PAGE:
Giving mussels a boost in Tenn.’s Powell River

Today you’re hearing from Jess Jones, a restoration biologist with the Service’s Virginia Field Office, on releasing the largest group of three endangered mussels in the Powell River. This post is part of a series running all month on freshwater mussels, highlighting their importance to the Northeast landscape and the concerted efforts underway to ensure their future in our waters.

Biologist Jess Jones distributes mussels. Credit: Gary Peeples/USFWS

Biologist Jess Jones distributes mussels. Credit: Gary Peeples/USFWS

Every once in a while everything just works out. 

Today was such a day — cool and sunny, an early fall afternoon on the Powell River in northeastern Tennessee, where biologists and students worked together to release endangered mussels. Heavy rains occurred the week before, but the water level dropped just in time to stock them in the river, 5,500 oyster mussels (Epioblasma capsaeformis), 1,000 Cumberlandian combshells (Epioblasma brevidens), and 27 snuffbox (Epioblasma triquetra). The young mussels were 1-2 years old and about 20-30 mm long.

A handful of oyster and combshell mussels ready for release. Credit: USFWS

A handful of oyster and combshell mussels ready for release. Credit: USFWS

Students, staff and faculty from Virginia Tech and nearby Lincoln Memorial University put the mussels at four sites spanning about a six-mile section of the river. The release sites were shallow and scenic, where people waded around in participation. They were joined by biologists from the U.S. Fish and Wildlife Service who helped coordinate the event.

Staff and students from Virginia Tech at the release site finding mussels with PIT tags, electronic tags with numbers and letters that identify individual mussels. Credit: USFWS

Staff and students from Virginia Tech at the release site finding mussels with PIT tags, electronic tags with numbers and letters that identify individual mussels. Credit: USFWS

This event represented the largest recovery effort to date for these species in the river – part of a larger effort involving Tennessee Wildlife Resources Agency and Virginia Department of Game and Inland Fisheries to establish multiple populations throughout the upper Tennessee River watershed. 

University partners played an integral role. The mussels were propagated and reared at Virginia Tech’s Freshwater Mollusk Conservation Center in Blacksburg, and students from Lincoln Memorial helped identify release sites by mapping mussel habitat in the river using GIS technology. The eventual goal is to restore self-sustaining populations and de-list each species.

Hear Jess Jones talk about this mussel restoration project. Video by Lincoln Memorial University.

The Powell River is a headwater tributary of the Tennessee River and is among the most biologically diverse rivers in the country. Nearly 100 fish species and 35 mussel species occur in the Powell River. In fact, there are more mussel species found in the Powell River than in all of Europe.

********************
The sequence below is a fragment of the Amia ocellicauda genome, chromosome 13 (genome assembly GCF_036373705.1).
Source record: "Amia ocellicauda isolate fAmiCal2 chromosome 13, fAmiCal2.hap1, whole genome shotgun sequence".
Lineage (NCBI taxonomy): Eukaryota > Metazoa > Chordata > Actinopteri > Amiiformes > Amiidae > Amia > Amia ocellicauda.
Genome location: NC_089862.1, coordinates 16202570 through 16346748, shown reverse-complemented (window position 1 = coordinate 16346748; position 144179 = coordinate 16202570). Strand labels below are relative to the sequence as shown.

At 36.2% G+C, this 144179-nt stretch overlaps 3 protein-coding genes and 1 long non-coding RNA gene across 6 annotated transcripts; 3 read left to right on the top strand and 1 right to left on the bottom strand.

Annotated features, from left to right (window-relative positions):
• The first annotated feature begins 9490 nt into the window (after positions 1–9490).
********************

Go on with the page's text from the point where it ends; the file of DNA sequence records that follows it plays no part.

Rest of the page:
The river contains 13 mussel species listed as federally endangered under the Endangered Species Act. That is the second highest concentration of rare and endangered mussels anywhere in the country. Only the neighboring Clinch River contains more endangered mussels. 

Historically, severe pollution from upstream sources caused populations to decline. Currently, numerous water quality and habitat restoration projects are under way to improve riparian (riverside) conditions and reduce pollution sources. 

Tagged oyster and combshell mussels ready for release. Credit: USFWS

Tagged oyster and combshell mussels ready for release. Credit: USFWS

Water and habitat quality are improving, especially in the Tennessee portion of the river. Native mussels, even some of the endangered ones, are beginning to reproduce again. 

Detecting young mussels is an indicator that habitat is suitable for stocking hatchery-reared mussels. The mussels released today will be monitored annually for survival and growth to hopefully show they are doing well in their new home.

I am optimistic that by continuing to improve propagation technology for mussels, reducing and eliminating pollution sources, protecting habitat, and working with partners, recovery can be achieved for some species. 

Endangered female oyster mussel. Credit: USFWS

Endangered female oyster mussel. Credit: USFWS

We now have entered a decades-long period that will require active, hands-on population management to reduce extinction risk for many endangered mussels. Strong and lasting partnerships are essential. 

Today’s event was supported by the Service’s Natural Resource Damage Assessment and Restoration program, and the Virginia, North Carolina and Tennessee field offices. Assistance from all involved was invaluable and greatly appreciated.

The Natural Resource Damage Assessment and Restoration Program uses non-taxpayer funds to restore natural resources, such as freshwater mussels and their habitat, damaged by oil spills or hazardous substance releases. The program empowers specific federal, state and tribal representatives to determine the extent of injury, negotiate a settlement with responsible parties, engage the public in developing a restoration plan, and use the settlement funds to implement restoration efforts that ultimately benefit wildlife, the landscape and residents.

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